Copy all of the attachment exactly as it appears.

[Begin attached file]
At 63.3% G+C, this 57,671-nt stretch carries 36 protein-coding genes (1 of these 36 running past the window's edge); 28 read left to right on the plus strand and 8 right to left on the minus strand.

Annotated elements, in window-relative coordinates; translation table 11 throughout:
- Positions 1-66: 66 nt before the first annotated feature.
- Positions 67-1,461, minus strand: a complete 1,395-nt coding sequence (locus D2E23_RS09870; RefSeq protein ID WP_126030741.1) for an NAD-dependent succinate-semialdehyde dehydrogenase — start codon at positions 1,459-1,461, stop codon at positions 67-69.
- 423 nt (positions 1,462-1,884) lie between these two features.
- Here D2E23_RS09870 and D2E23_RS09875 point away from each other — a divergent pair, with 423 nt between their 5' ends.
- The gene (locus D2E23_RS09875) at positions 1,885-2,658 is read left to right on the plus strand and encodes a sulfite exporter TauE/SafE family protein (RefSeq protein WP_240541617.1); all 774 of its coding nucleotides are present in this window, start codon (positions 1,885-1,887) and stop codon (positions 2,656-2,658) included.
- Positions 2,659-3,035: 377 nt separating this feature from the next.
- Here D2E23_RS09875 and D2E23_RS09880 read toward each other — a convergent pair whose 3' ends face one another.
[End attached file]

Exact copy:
At 63.3% G+C, this 57,671-nt stretch carries 36 protein-coding genes (1 of these 36 running past the window's edge); 28 read left to right on the plus strand and 8 right to left on the minus strand.

Annotated elements, in window-relative coordinates; translation table 11 throughout:
- Positions 1-66: 66 nt before the first annotated feature.
- Positions 67-1,461, minus strand: a complete 1,395-nt coding sequence (locus D2E23_RS09870; RefSeq protein ID WP_126030741.1) for an NAD-dependent succinate-semialdehyde dehydrogenase — start codon at positions 1,459-1,461, stop codon at positions 67-69.
- 423 nt (positions 1,462-1,884) lie between these two features.
- Here D2E23_RS09870 and D2E23_RS09875 point away from each other — a divergent pair, with 423 nt between their 5' ends.
- The gene (locus D2E23_RS09875) at positions 1,885-2,658 is read left to right on the plus strand and encodes a sulfite exporter TauE/SafE family protein (RefSeq protein WP_240541617.1); all 774 of its coding nucleotides are present in this window, start codon (positions 1,885-1,887) and stop codon (positions 2,656-2,658) included.
- Positions 2,659-3,035: 377 nt separating this feature from the next.
- Here D2E23_RS09875 and D2E23_RS09880 read toward each other — a convergent pair whose 3' ends face one another.